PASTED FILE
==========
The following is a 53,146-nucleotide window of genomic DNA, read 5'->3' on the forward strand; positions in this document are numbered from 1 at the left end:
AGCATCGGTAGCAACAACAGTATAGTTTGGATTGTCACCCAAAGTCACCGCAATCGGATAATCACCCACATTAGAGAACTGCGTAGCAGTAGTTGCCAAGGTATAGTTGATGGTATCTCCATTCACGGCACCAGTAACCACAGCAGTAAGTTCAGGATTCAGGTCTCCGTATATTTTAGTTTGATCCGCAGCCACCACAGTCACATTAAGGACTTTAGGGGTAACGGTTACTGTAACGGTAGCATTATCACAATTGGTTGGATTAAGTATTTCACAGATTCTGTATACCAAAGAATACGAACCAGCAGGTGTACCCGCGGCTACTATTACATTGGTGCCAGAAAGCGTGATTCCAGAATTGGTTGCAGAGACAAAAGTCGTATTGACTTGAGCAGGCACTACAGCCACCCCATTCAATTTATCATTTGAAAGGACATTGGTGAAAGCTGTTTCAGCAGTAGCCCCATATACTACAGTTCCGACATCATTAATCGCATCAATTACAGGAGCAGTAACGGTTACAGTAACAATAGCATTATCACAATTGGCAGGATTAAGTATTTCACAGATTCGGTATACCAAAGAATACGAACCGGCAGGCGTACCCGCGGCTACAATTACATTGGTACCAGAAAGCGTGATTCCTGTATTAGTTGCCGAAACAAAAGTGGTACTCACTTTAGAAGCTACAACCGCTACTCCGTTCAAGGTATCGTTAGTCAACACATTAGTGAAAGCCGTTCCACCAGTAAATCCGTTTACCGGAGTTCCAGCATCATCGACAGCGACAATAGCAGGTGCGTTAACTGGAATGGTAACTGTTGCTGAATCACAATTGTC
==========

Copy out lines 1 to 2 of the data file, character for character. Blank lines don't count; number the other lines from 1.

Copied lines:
The following is a 53,146-nucleotide window of genomic DNA, read 5'->3' on the forward strand; positions in this document are numbered from 1 at the left end:
AGCATCGGTAGCAACAACAGTATAGTTTGGATTGTCACCCAAAGTCACCGCAATCGGATAATCACCCACATTAGAGAACTGCGTAGCAGTAGTTGCCAAGGTATAGTTGATGGTATCTCCATTCACGGCACCAGTAACCACAGCAGTAAGTTCAGGATTCAGGTCTCCGTATATTTTAGTTTGATCCGCAGCCACCACAGTCACATTAAGGACTTTAGGGGTAACGGTTACTGTAACGGTAGCATTATCACAATTGGTTGGATTAAGTATTTCACAGATTCTGTATACCAAAGAATACGAACCAGCAGGTGTACCCGCGGCTACTATTACATTGGTGCCAGAAAGCGTGATTCCAGAATTGGTTGCAGAGACAAAAGTCGTATTGACTTGAGCAGGCACTACAGCCACCCCATTCAATTTATCATTTGAAAGGACATTGGTGAAAGCTGTTTCAGCAGTAGCCCCATATACTACAGTTCCGACATCATTAATCGCATCAATTACAGGAGCAGTAACGGTTACAGTAACAATAGCATTATCACAATTGGCAGGATTAAGTATTTCACAGATTCGGTATACCAAAGAATACGAACCGGCAGGCGTACCCGCGGCTACAATTACATTGGTACCAGAAAGCGTGATTCCTGTATTAGTTGCCGAAACAAAAGTGGTACTCACTTTAGAAGCTACAACCGCTACTCCGTTCAAGGTATCGTTAGTCAACACATTAGTGAAAGCCGTTCCACCAGTAAATCCGTTTACCGGAGTTCCAGCATCATCGACAGCGACAATAGCAGGTGCGTTAACTGGAATGGTAACTGTTGCTGAATCACAATTGTC